“You ought to get in to social work,” she says. “Maybe counsel teens.”
I’m struggling to squeeze each letter of my name into tiny boxes on a student aid application.
“Well, you’ve been there, been a foster kid.” She walks over and sits down beside me as if closer would be more convincing. ”You know, you could really help these kids.”
I meet her eyes with mine, blue right at brown.
“No. Absolutely not.”
A bit firmer this time, an octave lower.
“You’re right. I have been there, and I’m not going back.”
She looks at me with soft, searching eyes, her lips pressed tight, holding back the argument she knows she can’t win.
With a hug she’s up and gone and I busy myself, pacing about the apartment, moving one thing here, another thing there, randomly, thoughtlessly. Just doing. Just moving. Just trying to outrun the Heavy that fell into the room, into me, when she breathed her thoughts into my space. I want her to come back, come back right this minute and retrieve them, swallow them whole and take this Heavy out with her, right on out the door. Right on out of me.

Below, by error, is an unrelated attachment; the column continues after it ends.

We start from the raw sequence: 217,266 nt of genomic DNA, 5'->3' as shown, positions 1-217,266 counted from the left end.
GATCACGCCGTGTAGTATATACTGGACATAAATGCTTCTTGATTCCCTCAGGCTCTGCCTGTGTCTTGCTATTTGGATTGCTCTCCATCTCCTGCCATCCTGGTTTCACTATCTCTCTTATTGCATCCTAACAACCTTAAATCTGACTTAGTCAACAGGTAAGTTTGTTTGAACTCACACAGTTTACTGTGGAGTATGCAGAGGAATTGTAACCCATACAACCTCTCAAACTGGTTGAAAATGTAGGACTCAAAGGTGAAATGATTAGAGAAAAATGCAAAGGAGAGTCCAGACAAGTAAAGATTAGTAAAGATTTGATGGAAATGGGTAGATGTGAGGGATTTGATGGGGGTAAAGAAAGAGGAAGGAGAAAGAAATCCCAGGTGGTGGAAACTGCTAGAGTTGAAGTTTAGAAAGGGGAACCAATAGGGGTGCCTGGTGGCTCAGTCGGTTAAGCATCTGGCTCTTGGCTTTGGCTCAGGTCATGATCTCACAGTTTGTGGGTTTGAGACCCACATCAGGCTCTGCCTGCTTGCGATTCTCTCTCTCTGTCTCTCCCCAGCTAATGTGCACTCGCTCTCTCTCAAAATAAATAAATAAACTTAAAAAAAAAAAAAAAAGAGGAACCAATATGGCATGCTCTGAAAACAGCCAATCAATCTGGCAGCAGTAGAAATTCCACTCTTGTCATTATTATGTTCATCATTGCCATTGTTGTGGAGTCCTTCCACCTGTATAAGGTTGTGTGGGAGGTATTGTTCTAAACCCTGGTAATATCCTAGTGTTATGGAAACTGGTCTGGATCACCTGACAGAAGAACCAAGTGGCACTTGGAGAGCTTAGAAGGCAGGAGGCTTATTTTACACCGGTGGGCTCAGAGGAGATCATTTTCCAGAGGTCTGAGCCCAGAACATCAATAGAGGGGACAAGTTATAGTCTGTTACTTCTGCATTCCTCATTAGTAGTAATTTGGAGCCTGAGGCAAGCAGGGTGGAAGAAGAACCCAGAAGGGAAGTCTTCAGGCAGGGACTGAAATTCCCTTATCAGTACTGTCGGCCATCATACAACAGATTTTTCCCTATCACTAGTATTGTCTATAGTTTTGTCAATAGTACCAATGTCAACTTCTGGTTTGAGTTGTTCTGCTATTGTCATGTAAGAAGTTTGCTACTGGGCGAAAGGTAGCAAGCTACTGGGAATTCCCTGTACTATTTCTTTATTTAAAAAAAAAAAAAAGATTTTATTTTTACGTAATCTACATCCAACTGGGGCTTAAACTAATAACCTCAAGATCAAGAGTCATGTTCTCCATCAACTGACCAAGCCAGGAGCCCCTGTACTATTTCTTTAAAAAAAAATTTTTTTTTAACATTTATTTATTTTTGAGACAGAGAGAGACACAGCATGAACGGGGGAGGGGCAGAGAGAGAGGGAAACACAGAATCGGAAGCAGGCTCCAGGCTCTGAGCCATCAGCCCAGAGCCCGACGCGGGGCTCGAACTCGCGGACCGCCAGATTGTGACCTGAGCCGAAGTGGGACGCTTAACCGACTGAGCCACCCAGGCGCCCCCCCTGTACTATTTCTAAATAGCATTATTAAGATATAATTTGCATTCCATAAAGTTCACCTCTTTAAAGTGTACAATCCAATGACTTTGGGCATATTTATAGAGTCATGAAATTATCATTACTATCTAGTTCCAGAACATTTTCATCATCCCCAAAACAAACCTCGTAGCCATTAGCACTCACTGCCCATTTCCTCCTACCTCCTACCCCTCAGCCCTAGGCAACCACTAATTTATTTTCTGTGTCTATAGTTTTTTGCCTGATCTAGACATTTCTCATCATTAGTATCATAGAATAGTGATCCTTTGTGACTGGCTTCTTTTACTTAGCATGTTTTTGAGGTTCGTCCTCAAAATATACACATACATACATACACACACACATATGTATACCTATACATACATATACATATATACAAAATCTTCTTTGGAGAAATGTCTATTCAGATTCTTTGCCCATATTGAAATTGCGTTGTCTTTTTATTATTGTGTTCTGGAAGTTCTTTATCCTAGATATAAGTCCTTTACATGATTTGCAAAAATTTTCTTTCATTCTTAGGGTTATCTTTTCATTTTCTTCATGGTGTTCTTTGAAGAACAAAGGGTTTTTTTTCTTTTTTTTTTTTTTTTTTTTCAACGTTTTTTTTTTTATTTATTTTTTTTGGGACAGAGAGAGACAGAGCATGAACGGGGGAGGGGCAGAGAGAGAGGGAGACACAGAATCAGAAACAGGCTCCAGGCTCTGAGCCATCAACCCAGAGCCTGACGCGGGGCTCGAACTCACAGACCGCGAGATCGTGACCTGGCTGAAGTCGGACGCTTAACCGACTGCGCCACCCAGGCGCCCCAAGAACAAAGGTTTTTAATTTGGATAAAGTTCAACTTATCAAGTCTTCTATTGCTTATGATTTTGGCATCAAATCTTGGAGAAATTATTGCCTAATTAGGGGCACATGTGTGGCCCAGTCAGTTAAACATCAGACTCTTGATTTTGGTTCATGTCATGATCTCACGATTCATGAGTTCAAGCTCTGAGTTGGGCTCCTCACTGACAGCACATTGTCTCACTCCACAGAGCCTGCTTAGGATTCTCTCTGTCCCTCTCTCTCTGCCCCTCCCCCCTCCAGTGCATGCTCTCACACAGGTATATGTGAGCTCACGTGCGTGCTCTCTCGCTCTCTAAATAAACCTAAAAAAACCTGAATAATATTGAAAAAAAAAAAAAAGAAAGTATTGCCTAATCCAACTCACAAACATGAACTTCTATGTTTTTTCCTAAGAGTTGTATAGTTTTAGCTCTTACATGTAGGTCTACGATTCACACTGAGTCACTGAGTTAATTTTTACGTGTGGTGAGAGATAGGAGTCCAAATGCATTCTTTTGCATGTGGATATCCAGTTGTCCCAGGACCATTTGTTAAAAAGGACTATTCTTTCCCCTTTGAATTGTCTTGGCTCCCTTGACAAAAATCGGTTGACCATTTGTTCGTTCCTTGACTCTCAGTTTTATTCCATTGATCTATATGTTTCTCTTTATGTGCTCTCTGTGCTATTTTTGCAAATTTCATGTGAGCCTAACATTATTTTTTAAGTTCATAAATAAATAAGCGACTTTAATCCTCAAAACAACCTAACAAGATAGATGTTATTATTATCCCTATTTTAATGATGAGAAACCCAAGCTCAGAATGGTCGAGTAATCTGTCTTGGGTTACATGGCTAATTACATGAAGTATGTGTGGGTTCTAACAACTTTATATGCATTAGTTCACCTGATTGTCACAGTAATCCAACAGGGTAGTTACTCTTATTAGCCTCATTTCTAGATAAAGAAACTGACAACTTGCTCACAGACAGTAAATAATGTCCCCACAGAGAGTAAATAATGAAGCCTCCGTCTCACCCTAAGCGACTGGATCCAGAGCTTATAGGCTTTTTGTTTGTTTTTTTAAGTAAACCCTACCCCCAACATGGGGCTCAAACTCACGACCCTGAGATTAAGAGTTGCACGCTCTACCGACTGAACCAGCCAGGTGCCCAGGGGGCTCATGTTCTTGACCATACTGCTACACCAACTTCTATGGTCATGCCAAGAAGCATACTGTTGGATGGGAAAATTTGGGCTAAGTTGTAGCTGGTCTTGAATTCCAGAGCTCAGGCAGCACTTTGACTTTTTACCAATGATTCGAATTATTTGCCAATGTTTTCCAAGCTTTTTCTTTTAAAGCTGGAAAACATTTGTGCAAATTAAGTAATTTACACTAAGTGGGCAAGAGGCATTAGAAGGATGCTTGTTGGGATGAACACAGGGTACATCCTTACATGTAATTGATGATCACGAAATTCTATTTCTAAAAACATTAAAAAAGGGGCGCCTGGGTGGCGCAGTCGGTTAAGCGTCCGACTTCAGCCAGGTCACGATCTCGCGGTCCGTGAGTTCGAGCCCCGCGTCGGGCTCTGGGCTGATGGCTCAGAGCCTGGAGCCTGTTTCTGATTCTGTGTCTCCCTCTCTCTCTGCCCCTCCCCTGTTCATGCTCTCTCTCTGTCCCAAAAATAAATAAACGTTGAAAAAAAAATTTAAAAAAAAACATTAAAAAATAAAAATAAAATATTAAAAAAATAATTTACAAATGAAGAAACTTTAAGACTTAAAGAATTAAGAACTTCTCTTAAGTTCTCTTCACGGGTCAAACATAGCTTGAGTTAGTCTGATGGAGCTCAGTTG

Why would I go back to that? Why would I ever want to go back there, to that time, to that place, to all that sadness. Why would I willingly walk myself right back into the lives of drunken mothers, violent fathers, invading uncles. Broken children. Why would I want to look into the faces of too little money, too little food. Too little love. Why would I want to look at those faces way too young for such things. Sure, maybe since it’s someone else’s life rather than my own, maybe it would be different. Maybe it wouldn’t hurt so much. But maybe isn’t good enough. Not even close.
* * * * *